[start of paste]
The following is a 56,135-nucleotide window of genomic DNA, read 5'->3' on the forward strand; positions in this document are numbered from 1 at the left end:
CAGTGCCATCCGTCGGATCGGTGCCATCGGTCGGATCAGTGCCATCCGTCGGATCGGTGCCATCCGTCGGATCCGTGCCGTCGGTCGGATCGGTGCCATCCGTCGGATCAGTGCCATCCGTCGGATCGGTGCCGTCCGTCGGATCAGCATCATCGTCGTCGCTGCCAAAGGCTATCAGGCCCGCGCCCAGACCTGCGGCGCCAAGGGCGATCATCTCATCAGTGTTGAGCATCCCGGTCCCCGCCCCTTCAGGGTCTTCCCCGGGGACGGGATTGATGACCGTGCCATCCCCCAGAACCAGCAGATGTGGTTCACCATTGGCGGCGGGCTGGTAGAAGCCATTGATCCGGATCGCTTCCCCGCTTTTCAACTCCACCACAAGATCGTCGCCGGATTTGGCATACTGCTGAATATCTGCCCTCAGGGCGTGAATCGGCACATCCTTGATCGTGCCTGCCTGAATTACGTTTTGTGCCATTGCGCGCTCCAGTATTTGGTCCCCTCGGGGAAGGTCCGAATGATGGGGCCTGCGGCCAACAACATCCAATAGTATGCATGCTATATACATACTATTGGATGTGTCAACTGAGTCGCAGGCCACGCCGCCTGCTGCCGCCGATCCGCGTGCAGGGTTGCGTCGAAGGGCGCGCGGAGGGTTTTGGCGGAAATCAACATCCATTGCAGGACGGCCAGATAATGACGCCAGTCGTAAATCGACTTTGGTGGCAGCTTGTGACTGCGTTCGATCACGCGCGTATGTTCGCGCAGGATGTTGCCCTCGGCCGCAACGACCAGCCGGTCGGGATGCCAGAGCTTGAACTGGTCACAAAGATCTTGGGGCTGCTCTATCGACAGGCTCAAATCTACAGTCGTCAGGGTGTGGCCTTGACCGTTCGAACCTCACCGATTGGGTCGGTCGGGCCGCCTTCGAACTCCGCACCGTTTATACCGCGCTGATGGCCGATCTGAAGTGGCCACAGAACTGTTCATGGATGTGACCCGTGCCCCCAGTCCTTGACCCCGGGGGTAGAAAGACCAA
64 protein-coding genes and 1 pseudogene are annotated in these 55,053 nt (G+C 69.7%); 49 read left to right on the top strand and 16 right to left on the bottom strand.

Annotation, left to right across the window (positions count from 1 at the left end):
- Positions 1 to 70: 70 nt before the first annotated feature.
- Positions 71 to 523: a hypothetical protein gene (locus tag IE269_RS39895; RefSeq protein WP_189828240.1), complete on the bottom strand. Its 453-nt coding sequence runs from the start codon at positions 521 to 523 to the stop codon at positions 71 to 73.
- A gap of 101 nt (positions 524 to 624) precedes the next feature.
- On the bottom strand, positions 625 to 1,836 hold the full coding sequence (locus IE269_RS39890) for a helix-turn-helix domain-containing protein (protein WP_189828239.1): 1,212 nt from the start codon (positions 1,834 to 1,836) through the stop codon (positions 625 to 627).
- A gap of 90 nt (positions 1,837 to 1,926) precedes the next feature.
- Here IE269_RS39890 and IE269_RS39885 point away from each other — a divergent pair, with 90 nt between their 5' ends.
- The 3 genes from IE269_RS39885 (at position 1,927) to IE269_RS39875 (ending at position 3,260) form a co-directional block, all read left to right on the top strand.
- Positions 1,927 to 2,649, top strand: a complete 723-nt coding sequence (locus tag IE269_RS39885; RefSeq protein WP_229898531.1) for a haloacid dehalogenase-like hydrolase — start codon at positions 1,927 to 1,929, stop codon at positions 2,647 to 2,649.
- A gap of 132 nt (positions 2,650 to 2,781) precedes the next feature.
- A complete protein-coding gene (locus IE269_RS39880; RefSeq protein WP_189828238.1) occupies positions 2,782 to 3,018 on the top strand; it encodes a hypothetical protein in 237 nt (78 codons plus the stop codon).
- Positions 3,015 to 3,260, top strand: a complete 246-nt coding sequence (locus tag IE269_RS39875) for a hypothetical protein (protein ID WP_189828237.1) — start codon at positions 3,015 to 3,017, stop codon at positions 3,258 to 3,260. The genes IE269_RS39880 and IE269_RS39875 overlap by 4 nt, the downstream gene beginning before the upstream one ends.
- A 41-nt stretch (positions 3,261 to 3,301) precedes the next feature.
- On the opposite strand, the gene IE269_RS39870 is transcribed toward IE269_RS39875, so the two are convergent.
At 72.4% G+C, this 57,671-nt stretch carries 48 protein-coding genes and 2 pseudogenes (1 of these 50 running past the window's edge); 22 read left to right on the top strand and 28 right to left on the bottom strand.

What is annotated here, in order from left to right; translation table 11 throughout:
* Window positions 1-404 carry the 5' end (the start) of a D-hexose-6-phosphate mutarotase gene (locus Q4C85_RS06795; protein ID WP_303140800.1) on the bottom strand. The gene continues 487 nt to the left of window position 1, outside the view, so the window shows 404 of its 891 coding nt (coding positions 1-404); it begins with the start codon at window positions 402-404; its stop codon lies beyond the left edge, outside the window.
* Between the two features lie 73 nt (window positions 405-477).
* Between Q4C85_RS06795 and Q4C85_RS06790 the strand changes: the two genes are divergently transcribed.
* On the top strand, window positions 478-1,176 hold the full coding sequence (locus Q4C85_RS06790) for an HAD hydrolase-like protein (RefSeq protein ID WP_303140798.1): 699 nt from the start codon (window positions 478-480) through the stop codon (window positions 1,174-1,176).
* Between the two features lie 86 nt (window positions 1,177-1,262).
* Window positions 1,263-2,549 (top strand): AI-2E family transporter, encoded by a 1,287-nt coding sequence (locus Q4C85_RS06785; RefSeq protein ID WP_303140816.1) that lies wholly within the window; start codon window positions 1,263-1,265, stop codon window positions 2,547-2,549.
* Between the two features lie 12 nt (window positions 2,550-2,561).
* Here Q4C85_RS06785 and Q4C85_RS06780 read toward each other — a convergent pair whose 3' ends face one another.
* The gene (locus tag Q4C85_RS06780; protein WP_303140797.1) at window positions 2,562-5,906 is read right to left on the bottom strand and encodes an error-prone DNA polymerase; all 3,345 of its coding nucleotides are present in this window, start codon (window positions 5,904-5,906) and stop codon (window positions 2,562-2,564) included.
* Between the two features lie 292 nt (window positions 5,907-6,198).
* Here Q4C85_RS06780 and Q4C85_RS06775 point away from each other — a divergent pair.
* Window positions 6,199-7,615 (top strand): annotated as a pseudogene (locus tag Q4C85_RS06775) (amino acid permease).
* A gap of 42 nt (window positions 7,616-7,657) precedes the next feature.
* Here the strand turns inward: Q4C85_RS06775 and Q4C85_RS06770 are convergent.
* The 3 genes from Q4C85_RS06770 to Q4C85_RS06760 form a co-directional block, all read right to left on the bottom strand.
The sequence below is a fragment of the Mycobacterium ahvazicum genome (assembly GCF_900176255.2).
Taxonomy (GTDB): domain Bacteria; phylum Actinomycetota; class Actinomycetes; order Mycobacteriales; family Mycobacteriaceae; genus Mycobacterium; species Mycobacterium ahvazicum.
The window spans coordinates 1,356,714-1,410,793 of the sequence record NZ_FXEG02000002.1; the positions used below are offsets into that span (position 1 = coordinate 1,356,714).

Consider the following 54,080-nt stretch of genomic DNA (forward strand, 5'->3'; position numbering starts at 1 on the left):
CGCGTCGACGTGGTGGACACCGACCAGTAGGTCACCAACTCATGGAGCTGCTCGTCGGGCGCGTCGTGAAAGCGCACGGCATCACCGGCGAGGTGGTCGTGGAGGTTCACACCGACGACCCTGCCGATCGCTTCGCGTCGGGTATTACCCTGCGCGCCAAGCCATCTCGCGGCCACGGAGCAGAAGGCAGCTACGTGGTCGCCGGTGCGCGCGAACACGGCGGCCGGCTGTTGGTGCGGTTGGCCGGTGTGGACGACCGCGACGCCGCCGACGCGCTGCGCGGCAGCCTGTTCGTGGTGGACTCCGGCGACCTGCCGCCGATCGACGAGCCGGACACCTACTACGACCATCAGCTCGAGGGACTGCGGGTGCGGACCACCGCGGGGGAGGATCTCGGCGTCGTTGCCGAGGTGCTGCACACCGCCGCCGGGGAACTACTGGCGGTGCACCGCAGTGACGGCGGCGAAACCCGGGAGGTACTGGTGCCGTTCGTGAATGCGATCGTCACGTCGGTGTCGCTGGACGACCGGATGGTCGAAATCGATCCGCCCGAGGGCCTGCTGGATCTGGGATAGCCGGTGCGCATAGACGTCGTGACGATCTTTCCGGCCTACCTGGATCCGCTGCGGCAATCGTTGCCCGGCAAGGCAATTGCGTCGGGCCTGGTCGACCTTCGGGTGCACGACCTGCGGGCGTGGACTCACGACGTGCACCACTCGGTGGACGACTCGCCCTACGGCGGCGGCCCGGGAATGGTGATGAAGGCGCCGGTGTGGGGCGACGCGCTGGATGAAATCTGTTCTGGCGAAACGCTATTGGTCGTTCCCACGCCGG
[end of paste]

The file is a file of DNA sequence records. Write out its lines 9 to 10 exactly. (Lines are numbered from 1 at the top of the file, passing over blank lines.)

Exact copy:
- A gap of 90 nt (positions 1,837 to 1,926) precedes the next feature.
- Here IE269_RS39890 and IE269_RS39885 point away from each other — a divergent pair, with 90 nt between their 5' ends.